Springfield Public Schools

Jennifer Moore / KSMU

Many children have escaped the trauma of domestic violence and are living with a parent in the Harmony House shelter in east Springfield. Harmony House serves anywhere between 30 and 50 children at any given time. 

And that trauma can impact a child’s education.

Tony LaBellarte is the Children’s Case Manager at Harmony House. 

Michele Skalicky

Lynn Schirk wants unaccompanied youth and homeless families with school-age kids to know:  There’s help through the school district for things like housing, transportation to school, food and other needs.

Springfield Public Schools superintendent, Dr. John Jungmann was selected by the Missouri Association of School Administrators as the recipient of the 2019 Robert L. Pearce Award. The honoree is chosen by a committee of peers from among nominees from each of the eight MASA districts.

The committee recognized him, in part, for providing engaging, relevant and personalized learning experiences every day through project-based environments; the expansion of the district’s Explore program and implementing programs that provide all students with equitable access to modern tools.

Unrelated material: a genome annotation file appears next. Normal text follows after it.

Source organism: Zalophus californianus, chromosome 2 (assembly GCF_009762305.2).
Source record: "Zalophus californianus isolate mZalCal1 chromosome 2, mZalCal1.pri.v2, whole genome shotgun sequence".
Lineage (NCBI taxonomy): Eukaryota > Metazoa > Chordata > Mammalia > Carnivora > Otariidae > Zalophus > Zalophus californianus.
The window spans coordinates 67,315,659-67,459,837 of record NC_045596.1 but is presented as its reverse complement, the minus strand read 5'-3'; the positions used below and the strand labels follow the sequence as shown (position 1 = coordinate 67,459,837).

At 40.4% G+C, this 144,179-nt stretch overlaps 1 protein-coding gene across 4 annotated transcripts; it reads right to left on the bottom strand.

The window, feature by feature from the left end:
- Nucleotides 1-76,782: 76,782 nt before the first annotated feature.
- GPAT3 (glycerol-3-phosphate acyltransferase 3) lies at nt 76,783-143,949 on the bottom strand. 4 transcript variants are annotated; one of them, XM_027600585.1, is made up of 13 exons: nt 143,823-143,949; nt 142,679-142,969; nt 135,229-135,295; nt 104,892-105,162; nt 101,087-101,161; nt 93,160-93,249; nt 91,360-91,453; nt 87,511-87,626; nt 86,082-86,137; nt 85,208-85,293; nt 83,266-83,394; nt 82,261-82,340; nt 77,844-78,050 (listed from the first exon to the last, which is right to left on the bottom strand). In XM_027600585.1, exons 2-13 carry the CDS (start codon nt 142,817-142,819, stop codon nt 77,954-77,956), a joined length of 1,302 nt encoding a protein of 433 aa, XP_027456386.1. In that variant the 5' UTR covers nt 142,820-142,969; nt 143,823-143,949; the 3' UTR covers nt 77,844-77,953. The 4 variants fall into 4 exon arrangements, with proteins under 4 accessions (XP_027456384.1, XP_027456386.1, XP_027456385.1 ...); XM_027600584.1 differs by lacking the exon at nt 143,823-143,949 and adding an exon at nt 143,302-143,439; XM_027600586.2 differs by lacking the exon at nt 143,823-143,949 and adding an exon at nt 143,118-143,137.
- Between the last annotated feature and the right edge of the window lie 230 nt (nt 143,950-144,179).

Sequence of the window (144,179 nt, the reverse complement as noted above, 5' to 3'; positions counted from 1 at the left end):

Michele Skalicky

Teachers have a difficult job:  They’re in charge of a room full of children, with a variety of learning needs, and they’re working to make sure kids learn what they need to learn to move onto the next grade and to do well on standardized tests.  Not only do they have to be effective in helping their students learn, they also must know how to deal with behavior problems and how to meet the emotional needs of the kids in their classrooms.  And poverty can make those problems worse.

(Photo courtesy Ozark String Project)

This afternoon we’ll look at arts education and participation among children in economically-disadvantaged circumstances—and how area educators, artists and arts administrators are attempting to counter the problem. 

For Marty Moore, Executive Director of Learning Support and Partnerships for Springfield Public Schools, the problem is that families in poverty always have to make choices about where that money’s going to go. 

"It doesn’t take a rocket scientist to figure out those arts experiences are going to fall to the bottom of that list,” Moore said.

Pages